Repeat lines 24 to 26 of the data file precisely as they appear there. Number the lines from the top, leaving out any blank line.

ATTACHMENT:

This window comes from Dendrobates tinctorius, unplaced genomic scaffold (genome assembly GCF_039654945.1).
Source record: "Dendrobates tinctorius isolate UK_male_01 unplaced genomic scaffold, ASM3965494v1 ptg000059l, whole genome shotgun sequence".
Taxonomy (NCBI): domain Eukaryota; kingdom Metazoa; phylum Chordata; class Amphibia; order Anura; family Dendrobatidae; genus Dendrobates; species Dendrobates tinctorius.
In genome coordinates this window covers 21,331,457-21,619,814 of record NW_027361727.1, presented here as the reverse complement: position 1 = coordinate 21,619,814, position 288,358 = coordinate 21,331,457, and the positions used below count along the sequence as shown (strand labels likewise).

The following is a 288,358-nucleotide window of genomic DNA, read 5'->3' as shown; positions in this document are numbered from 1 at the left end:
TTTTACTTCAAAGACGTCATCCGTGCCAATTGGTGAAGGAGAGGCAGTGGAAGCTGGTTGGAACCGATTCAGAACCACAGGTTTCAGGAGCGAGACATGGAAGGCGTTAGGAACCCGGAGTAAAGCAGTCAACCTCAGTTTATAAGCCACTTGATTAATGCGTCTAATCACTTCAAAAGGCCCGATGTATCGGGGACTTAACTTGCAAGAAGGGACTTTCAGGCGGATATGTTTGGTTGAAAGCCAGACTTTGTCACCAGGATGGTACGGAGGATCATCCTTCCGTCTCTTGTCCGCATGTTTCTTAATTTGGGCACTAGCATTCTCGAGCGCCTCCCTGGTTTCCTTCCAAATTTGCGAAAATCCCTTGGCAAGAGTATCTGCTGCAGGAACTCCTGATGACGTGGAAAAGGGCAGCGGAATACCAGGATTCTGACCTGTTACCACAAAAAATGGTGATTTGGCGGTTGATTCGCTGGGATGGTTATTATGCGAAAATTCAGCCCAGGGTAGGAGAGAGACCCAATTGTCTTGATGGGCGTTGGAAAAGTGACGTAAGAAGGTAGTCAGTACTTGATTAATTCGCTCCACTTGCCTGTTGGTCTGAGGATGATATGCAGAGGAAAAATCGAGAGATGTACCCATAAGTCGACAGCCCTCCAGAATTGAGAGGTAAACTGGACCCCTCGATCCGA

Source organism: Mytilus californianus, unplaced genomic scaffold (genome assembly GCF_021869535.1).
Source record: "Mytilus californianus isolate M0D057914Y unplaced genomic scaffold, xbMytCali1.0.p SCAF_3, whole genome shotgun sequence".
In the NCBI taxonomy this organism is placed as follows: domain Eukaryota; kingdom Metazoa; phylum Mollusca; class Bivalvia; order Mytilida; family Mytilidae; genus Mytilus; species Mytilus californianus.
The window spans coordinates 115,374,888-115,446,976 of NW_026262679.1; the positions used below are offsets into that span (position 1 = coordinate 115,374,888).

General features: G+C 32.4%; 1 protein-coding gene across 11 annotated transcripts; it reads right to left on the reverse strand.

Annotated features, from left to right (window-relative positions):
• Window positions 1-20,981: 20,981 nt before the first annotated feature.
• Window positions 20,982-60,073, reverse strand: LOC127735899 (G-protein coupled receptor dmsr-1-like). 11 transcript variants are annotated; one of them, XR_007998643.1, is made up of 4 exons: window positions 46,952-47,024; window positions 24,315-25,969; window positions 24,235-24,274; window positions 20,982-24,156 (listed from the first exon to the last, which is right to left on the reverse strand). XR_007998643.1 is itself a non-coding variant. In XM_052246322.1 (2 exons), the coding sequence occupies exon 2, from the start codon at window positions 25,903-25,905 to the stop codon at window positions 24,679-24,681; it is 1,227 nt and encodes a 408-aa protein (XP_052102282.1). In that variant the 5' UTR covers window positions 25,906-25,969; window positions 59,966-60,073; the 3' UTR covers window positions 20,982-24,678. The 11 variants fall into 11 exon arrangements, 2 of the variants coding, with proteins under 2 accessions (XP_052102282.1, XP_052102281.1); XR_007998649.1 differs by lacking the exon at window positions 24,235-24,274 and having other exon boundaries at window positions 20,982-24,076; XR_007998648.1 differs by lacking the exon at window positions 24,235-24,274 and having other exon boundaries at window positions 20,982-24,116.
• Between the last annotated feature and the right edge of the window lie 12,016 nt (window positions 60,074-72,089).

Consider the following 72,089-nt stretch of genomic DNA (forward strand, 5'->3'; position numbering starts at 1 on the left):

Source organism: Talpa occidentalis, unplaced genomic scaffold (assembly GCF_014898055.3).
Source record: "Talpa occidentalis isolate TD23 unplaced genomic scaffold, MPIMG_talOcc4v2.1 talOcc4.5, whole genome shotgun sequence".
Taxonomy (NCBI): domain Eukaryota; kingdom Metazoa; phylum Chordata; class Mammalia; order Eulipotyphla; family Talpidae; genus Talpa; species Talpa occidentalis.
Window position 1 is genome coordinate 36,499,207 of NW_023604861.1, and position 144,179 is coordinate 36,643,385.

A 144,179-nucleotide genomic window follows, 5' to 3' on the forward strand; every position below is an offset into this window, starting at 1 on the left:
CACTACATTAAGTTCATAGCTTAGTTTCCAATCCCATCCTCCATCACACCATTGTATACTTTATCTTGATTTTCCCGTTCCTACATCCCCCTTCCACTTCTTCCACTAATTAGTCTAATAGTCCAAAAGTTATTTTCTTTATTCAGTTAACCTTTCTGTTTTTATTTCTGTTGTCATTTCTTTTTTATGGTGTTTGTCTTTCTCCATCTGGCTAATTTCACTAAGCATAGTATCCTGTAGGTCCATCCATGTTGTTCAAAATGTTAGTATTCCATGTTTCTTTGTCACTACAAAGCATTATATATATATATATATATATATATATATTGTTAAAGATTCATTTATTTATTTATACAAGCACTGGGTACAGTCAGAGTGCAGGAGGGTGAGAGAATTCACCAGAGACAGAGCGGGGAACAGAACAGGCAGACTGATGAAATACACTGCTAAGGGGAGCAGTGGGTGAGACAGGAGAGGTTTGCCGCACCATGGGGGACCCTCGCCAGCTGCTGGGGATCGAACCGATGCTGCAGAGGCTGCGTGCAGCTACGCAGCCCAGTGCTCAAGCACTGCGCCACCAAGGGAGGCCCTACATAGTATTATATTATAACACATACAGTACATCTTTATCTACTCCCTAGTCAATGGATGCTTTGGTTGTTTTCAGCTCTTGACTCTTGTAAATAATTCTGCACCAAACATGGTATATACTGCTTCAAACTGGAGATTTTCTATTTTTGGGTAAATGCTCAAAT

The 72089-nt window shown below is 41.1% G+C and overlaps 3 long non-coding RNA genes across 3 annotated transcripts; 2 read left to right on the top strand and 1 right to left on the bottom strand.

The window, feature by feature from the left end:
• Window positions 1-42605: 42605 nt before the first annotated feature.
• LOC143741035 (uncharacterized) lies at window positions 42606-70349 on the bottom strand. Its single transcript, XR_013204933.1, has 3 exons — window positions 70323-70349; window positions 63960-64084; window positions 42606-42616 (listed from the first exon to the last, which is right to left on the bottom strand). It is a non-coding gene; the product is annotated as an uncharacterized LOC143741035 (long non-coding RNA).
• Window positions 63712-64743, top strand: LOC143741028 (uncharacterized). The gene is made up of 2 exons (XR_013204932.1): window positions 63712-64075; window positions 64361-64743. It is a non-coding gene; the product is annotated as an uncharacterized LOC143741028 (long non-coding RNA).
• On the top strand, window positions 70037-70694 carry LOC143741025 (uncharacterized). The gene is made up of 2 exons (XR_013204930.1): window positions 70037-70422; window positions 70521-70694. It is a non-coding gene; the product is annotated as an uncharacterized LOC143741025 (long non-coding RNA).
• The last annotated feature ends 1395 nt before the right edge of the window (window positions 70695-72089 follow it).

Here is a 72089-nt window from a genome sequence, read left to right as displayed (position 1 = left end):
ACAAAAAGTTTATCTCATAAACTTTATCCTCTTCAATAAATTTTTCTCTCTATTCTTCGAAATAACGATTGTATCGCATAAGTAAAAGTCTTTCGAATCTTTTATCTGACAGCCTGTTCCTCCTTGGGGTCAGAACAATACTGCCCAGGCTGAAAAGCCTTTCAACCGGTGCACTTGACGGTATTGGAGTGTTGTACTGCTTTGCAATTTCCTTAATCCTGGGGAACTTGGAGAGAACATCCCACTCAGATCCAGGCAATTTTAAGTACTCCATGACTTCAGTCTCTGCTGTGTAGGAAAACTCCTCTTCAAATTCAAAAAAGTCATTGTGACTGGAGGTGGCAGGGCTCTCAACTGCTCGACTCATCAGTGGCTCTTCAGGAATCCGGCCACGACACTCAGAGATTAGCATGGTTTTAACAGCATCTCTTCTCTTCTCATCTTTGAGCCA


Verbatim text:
The window, feature by feature from the left end:
• Window positions 1-42605: 42605 nt before the first annotated feature.
• LOC143741035 (uncharacterized) lies at window positions 42606-70349 on the bottom strand. Its single transcript, XR_013204933.1, has 3 exons — window positions 70323-70349; window positions 63960-64084; window positions 42606-42616 (listed from the first exon to the last, which is right to left on the bottom strand). It is a non-coding gene; the product is annotated as an uncharacterized LOC143741035 (long non-coding RNA).